In other words, when people accept charity without rendering service in return, to whatever extent they are able, they choose a life of dependency that will impede their spiritual and economical growth. The modern Church in particular must be taught that it is a part of basic Christian maturity to be as self-supporting as possible and that they share in government’s violation of the eighth commandment when they accept government subsidies—whether to the poor or to the wealthy.
There are a number of ways that the local church can give to the poor, but they must all comport with biblical principles and not with pragmatic, secular solutions. In our next installment, we will begin to examine some of those forgotten principles and their application for Christian stewardship in our time. It is essential that we reflect upon these matters as members of Christ’s Church because the mega-church is imploding as we speak. Even its strongest proponent, Bill Hybels, has admitted that his “experiment” was a failure. Just think of the number of people that invested their lives in a Madison Avenue style of congregation only to hear the pastor say after thirty years, “You know, I think we did it all wrong.” That’s comparable to our governor out here in California looking at a $14 billion budget deficit and saying, “I think we’d screwed up a little,”—which he did. Thanks Bill and Arnold, but it’s just a little too late and the harsh reality of bankrupt souls and bankrupt state coffers has set in.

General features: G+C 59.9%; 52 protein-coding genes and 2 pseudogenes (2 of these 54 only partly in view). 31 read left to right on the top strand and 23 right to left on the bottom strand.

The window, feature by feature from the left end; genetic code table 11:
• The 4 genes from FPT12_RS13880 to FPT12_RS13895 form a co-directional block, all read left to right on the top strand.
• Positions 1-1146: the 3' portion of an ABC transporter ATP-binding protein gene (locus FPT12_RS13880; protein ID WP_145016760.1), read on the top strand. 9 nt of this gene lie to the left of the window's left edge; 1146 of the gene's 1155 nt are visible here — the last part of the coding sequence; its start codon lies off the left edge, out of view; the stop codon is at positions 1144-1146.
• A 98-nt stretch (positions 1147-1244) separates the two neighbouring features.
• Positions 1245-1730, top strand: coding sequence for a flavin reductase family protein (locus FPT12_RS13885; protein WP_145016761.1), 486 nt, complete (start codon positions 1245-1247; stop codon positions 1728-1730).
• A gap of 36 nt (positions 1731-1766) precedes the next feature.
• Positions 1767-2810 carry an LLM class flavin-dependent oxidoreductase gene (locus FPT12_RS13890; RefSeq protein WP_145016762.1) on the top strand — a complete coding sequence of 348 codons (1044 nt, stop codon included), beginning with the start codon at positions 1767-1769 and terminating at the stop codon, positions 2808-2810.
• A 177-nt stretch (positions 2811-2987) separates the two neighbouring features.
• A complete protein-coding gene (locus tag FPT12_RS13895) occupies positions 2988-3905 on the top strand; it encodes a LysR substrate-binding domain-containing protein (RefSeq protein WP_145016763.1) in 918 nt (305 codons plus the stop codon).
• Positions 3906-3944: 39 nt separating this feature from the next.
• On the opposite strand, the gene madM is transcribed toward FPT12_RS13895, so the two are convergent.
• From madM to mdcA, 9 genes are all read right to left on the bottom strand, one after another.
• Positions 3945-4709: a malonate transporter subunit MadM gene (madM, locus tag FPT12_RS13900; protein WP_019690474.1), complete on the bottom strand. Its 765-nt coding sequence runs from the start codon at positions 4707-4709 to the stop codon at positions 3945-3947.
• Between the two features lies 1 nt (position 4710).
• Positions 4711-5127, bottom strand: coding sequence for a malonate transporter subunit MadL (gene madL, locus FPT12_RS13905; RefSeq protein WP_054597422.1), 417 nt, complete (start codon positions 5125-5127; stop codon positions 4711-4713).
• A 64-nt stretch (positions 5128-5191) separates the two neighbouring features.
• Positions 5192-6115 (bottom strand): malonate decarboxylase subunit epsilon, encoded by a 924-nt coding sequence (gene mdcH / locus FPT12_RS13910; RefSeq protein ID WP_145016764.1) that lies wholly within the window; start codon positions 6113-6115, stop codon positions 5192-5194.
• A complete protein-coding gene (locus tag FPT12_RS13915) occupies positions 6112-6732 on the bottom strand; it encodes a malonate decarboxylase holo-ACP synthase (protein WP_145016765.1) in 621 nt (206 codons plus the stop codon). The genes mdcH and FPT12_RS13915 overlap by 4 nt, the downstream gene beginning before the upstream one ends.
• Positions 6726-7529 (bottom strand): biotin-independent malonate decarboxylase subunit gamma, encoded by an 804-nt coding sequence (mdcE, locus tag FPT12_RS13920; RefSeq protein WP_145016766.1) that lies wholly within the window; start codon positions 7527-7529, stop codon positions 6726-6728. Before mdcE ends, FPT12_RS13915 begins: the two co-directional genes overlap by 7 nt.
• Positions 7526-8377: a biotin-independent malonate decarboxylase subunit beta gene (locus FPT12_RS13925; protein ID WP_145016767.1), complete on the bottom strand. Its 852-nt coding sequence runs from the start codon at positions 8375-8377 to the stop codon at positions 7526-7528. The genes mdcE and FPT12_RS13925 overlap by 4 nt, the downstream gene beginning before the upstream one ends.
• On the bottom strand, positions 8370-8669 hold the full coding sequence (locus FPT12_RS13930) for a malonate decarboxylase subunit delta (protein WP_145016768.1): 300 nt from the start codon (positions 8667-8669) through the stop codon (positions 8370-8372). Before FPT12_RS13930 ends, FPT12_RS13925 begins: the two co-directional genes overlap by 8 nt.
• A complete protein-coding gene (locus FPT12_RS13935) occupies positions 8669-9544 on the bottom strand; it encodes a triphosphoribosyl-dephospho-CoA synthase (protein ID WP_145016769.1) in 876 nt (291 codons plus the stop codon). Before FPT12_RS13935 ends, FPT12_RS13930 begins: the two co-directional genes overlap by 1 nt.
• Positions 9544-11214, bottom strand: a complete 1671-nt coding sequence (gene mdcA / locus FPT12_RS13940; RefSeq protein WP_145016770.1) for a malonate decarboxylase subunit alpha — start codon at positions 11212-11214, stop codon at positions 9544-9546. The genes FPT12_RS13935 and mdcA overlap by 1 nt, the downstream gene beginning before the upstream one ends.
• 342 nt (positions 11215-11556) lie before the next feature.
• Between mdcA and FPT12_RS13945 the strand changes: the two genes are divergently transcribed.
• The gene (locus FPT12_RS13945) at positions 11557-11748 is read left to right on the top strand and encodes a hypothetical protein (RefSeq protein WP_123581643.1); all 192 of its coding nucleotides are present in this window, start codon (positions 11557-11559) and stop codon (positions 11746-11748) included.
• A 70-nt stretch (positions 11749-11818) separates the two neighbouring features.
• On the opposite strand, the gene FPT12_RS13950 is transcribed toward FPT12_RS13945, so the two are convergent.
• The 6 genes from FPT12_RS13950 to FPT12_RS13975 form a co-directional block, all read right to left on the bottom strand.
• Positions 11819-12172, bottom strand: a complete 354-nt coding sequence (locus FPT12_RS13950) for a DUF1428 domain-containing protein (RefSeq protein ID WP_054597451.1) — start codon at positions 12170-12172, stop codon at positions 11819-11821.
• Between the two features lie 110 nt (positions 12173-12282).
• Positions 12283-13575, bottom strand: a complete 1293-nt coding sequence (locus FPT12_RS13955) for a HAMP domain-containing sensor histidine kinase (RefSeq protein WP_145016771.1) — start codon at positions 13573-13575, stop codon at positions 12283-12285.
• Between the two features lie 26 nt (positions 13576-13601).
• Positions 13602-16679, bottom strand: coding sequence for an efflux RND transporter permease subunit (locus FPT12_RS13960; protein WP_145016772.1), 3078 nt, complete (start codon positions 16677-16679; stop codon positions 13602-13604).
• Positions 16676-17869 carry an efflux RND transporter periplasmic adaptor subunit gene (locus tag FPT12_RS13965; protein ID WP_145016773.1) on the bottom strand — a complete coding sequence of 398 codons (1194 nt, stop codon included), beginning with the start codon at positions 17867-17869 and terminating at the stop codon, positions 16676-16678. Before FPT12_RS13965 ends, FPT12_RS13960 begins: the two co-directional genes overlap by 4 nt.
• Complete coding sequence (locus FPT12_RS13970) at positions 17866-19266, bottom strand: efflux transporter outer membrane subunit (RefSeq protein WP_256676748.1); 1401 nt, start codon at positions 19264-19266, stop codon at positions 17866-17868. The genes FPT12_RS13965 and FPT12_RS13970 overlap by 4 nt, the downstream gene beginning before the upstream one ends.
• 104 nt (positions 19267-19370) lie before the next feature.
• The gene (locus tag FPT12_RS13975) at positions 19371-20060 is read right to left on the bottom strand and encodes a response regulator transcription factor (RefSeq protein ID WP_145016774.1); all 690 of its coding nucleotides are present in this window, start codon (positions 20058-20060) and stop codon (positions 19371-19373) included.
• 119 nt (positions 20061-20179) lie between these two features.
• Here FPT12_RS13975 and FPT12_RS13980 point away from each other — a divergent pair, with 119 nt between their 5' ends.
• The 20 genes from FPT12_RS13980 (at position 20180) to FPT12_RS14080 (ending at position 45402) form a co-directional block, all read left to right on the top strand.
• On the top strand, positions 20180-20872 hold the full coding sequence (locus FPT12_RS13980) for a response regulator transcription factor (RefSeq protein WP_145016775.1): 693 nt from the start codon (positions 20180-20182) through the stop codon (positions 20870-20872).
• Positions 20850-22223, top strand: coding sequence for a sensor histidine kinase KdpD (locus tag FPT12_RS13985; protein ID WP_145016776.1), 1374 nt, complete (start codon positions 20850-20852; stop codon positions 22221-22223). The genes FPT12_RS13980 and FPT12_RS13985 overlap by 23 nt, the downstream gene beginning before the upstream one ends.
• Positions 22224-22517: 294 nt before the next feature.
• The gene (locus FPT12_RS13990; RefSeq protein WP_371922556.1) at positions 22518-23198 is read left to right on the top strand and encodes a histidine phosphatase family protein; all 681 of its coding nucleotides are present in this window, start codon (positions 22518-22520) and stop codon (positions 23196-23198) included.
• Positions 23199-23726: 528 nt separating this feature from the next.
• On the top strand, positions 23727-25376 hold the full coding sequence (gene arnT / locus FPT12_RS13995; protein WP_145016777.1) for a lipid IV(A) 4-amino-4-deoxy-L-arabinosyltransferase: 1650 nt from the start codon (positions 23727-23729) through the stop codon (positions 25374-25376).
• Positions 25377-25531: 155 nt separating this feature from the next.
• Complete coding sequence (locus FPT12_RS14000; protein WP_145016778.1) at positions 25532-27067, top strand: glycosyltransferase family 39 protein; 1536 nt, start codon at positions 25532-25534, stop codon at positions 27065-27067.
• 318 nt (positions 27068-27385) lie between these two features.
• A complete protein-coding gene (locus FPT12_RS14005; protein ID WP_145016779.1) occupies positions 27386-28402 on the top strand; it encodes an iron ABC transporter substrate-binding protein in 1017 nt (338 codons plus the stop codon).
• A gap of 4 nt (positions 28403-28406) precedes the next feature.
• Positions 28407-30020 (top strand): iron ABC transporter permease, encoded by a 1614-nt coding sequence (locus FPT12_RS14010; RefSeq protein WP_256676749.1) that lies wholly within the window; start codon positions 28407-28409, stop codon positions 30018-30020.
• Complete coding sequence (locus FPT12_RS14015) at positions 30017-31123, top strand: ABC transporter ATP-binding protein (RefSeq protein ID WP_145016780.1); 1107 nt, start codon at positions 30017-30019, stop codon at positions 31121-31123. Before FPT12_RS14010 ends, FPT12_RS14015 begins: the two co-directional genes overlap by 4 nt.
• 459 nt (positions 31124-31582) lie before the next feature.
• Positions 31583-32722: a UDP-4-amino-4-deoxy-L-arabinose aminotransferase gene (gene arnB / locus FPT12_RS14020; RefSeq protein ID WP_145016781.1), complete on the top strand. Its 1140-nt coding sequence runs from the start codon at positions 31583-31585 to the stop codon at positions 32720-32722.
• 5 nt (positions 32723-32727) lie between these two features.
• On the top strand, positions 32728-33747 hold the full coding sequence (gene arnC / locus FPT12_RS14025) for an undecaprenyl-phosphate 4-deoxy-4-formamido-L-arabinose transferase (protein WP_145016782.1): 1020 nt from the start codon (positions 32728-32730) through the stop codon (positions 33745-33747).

The Emergent church movement has zero to offer, unless you’re interested in becoming a Marxist. If the mega-church was satisfied with being entertained and amusing themselves to death, they passed that wonderful, rich spiritual legacy along to their children, many of whom are in the Emergent church if they haven’t jettisoned the faith altogether. If the mega-church constituents came away with precious little in terms of spirituality, the Emergent church has even less!
 E. Calvin Beisner, Prosperity and Poverty, (Eugene, OR, Wipf and Stock Publishers, 2001), pp 205-207.
 Ibid., 197.
 Ibid., 198.
 Ibid., 205.
 Ibid. Italics mine.
Labels: Social Justice